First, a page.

The auto writers are crowing about Cadillac’s decision to produce the Converj, the Volt-derived plug-in concept car, though its appearance will be “a few years” down the road. It sounds like a smart move. Cadillac sales are way down (39.2 percent this year), and the sharp-edged Converj will possibly inject some life into the moribund brand. After CTS-V, what?
Luxury buyers will thus be asked to kick in to help GM defray the cost of the lithium-ion battery packs (which may run $10-12,000 for the Volt). My bet is that they will because the Converj—if it looks like the concept (as Vice Chairman Bob Lutz said it would)—will become the first dramatically styled car that GM has produced in a very long time. And the performance, one assumes, will be more than adequate.
Performance is the name of BMW’s game with the 2010 ActiveHybrid X6. According to John Voelcker of Green Car Reports, the world’s most powerful hybrid doesn’t drive at all like a hybrid. The technical details are kind of amazing, and the car performs, achieving 62 mph in 5.6 seconds (equivalent to the xDrive 50i). Freeway driving produces around 21 mpg, and the ride and handling, says John, are “smooth” and “tenaciously gripping.”
The downside of the vehicle is clearly its dog-eat-dog looks and the fact that it will set you back about $90 large or more. Oh well, that’s what it costs to buy nearly three tons of high-performance hybrid.
As tgriffith told you, SEMA produced a bunch of weird cars, as it always does. This 3-wheeler is called the eVaro, in development by Future Vehicle Technologies since 2006. Plug it in for up to 90 miles of travel, and do 0-60 in under 5 seconds (probably not both at the same time). The rated mpg is anywhere from 92 to 275. Your mileage may vary. They want to sell 10,000 of these things, which seems a mite ambitious, but it is truly an advanced concept.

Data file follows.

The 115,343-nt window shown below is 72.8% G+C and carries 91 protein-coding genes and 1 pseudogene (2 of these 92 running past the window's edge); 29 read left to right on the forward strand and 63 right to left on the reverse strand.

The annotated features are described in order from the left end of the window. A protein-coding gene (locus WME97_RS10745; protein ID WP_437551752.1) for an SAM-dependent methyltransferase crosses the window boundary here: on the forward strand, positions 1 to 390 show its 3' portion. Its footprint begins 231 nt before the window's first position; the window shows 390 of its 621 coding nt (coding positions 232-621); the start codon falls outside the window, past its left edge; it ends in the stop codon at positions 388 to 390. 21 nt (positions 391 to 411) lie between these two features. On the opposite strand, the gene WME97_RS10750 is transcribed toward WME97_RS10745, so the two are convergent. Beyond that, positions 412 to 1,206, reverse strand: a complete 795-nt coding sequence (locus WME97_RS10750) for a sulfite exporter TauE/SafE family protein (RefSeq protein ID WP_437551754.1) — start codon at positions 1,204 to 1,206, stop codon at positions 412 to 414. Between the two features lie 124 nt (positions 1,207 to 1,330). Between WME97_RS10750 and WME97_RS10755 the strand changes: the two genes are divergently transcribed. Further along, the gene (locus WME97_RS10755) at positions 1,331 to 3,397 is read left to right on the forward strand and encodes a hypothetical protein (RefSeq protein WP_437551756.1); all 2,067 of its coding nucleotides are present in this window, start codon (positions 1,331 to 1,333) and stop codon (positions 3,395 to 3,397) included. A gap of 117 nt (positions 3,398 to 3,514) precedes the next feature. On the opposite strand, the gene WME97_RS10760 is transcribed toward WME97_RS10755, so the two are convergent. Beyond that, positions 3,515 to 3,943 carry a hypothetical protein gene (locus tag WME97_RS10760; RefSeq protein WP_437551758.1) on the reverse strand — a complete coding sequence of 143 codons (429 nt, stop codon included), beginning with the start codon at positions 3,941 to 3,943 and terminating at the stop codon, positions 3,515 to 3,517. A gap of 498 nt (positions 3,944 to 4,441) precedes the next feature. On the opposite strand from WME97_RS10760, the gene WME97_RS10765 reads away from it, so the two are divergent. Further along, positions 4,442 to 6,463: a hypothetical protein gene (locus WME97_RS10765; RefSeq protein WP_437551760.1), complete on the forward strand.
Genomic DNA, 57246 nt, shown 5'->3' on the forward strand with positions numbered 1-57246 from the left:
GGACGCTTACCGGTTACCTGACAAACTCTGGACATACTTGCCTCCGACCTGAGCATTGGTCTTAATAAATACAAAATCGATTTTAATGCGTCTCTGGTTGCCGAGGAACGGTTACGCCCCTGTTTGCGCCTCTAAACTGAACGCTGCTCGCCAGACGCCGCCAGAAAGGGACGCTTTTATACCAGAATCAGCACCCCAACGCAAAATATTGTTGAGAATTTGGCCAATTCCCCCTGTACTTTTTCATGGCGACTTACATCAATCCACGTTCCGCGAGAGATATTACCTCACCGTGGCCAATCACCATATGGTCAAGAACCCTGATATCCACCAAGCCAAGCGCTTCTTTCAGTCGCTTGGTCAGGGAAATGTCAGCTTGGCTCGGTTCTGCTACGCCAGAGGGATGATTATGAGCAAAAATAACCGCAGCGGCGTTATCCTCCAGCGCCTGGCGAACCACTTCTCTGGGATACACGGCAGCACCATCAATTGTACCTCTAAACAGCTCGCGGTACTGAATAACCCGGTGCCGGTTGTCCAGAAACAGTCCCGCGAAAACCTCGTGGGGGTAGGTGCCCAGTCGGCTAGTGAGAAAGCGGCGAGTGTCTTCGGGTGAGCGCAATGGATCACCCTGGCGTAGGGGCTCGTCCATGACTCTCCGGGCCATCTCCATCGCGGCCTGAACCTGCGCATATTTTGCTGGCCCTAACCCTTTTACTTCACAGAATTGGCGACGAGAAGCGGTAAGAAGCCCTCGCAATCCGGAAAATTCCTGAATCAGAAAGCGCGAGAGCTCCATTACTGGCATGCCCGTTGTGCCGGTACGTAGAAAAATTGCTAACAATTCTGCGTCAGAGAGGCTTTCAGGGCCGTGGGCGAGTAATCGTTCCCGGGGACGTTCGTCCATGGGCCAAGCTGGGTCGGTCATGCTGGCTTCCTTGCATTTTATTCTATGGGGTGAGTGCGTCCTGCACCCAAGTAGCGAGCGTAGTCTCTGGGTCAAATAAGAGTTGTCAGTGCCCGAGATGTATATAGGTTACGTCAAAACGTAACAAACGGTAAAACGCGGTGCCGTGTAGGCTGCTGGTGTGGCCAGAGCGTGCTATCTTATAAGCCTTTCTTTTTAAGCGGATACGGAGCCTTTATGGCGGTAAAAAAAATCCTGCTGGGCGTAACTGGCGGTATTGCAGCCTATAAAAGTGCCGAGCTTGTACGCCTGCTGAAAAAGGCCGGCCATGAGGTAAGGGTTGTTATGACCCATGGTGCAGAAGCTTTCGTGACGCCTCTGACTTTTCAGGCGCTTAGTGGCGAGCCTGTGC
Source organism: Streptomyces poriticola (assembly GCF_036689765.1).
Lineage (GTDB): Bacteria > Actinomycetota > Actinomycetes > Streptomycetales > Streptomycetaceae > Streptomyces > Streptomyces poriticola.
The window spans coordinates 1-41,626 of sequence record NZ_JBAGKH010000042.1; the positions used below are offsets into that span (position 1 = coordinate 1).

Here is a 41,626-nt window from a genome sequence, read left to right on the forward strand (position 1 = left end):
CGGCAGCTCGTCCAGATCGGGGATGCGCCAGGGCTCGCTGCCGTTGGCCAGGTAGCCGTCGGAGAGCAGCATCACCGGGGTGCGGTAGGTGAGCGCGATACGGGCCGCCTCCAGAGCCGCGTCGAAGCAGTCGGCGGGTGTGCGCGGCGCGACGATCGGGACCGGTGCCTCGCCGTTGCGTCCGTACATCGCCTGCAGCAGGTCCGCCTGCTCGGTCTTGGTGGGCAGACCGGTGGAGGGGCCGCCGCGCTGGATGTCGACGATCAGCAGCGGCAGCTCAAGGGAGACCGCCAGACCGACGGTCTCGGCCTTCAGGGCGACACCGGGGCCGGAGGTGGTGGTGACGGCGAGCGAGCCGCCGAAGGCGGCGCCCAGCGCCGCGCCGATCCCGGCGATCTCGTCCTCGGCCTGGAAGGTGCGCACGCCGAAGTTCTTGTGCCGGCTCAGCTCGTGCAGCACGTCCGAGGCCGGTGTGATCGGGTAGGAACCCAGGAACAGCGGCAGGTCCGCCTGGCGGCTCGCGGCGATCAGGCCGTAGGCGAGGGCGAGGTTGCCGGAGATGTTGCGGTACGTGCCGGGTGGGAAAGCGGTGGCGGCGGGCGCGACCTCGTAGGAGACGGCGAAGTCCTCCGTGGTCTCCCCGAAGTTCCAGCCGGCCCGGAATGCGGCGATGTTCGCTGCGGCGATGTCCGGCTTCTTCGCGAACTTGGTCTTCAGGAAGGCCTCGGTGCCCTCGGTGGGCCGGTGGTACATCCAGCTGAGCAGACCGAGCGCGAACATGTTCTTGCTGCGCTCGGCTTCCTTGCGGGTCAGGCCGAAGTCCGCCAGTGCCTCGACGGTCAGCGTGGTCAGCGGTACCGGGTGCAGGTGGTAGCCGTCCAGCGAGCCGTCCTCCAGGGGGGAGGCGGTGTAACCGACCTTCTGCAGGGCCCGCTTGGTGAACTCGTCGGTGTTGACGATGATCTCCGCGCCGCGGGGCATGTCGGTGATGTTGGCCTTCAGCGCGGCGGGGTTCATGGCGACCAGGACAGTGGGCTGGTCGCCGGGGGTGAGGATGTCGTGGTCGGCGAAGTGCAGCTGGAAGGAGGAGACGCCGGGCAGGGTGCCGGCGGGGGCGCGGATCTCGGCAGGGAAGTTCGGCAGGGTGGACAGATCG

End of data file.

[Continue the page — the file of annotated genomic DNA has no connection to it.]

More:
Finally, it seems that hybrid sales really stepped out in October, beating the car market as a whole substantially. Details are on Edmunds’ Green Car Advisor:
Sales of Ford, General Motors, Honda, Nissan and Toyota hybrids were up 12.1 percent, while sales of conventionally powered cars and trucks were flat. The one-month picture was even rosier, as October hybrid sales jumped 22.5 percent from September’s, versus a 12.1 percent hike in sales of conventional models.
Autoblog Green carried an interesting piece covering “The Business of Plugging In” conference in Detroit. Despite persistent high battery cost and infrastructure problems, the future looks bright, especially for hybrids.
[J.D.] Power’s good-news predictions: the number of hybrid models available in the U.S. will increase from 22 today to more than 100 by 2015, and the number of “pure” (battery only) EV models will swell from one (the Tesla roadster) to at least 13 by 2012. Bad news for pure EV fans: Power says just 0.5 percent of sales (fewer than 100K units) will be pure EVs by 2015.
This doesn’t account, however, for any breakthrough in battery technology which, I’m betting, will happen within two years.
Anyone want to challenge that two-year prediction? Battery technology will improve markedly and relatively soon: Do you agree?